Inside the office, Sheryl is famous for doodling her notes to inspire ideas.
SOME ASSEMBLY REQUIRED
One thing Sheryl doesn’t do is tell other departments at Ford how to interpret her findings and apply them to the cars. As she puts it, “I can’t tell you what the gorilla means to you, but I want to let you know that I saw it.”
Instead of sharing insights and connecting the dots as they apply to the automotive world, she uses her reports as a jumping-off point for collaboration. “It’s functionally agnostic with universal implications,” she says. From engineers, to designers, to marketing, it’s all relevant—but in whatever way they interpret it.
Since Ford handles business internationally, messages take different forms around the world. A pattern of aging populations can have an effect on anything from operations to ergonomics, and it will likely have different influence in Germany than it will in Japan. That’s the beauty of the Futurist. She thinks big about culture, society, and humanity, and it translates in almost unlimited ways: “I need to give you global insights, but regional implications.”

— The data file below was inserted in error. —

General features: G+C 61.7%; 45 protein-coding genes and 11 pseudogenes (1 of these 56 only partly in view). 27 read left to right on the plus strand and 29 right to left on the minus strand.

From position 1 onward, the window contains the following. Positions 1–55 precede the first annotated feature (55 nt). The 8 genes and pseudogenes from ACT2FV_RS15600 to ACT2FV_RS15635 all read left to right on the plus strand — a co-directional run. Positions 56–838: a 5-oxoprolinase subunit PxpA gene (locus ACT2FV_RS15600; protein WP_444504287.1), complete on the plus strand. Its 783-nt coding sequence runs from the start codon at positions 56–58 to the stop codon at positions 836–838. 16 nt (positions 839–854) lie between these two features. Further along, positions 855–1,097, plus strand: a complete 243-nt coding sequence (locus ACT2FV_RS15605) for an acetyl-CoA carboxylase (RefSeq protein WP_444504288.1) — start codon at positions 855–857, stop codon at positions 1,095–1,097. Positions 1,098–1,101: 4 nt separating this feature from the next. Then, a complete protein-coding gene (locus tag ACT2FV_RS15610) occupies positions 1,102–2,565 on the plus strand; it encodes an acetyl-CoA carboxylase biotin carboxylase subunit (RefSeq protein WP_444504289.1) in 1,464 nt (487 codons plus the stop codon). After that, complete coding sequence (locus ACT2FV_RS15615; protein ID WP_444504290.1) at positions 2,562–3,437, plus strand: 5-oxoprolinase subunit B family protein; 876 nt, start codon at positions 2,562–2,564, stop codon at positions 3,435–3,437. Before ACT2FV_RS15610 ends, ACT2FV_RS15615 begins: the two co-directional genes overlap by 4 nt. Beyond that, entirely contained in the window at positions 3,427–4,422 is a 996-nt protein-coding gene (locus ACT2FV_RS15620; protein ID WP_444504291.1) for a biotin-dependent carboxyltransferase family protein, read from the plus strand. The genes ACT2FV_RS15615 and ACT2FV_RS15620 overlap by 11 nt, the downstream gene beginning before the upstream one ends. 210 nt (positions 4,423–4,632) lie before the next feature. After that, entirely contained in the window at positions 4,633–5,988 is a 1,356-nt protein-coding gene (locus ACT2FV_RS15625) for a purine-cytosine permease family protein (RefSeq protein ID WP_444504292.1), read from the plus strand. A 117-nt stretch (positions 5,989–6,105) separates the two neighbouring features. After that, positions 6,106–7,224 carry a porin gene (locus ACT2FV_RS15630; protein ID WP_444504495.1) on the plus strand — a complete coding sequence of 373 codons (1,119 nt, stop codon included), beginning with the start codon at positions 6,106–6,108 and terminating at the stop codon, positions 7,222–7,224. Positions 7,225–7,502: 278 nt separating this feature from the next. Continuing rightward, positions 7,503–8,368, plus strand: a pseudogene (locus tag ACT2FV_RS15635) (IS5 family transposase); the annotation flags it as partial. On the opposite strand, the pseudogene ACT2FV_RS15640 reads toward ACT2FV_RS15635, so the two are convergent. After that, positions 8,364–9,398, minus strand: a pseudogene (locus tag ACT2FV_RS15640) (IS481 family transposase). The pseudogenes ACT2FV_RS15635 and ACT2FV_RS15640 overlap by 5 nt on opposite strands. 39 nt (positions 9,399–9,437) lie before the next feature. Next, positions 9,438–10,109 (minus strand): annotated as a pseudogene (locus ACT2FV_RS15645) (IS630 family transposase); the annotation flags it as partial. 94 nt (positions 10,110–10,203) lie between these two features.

Working on the future is no small task—Sheryl is often collaborating with others.
WHAT’S DOWN THE ROAD
Now, about that future. What can we expect?
Lucky for us, Ford shares our interest in the future of transportation and mobility, especially in urban areas. “From an automotive standpoint, if you’re a Baby Boomer, the car stood for freedom and adulthood,” she shares. “On the other hand, Gen Xers prize family and work-life balance. The car is an enabler, a sanctuary to connect.” The cultural evolution of each generation shows what they value (although we know that the lines are influenced more by environment than by age).
“We believe that individual car ownership is not going anywhere. It will evolve, though.”
The most important factor is starting early. “The reason we’ve done well with millennials is we started thinking about them 15 years ago,” she says. “It’s never too soon.” It’s that kind of planning that gives consumers options, from owning a car, to taking the many forms of public transportation, to—our favorite, naturally—car sharing.
Sheryl’s office walls are covered with infographics, pictures, and quotes for creative decoration (and inspiration).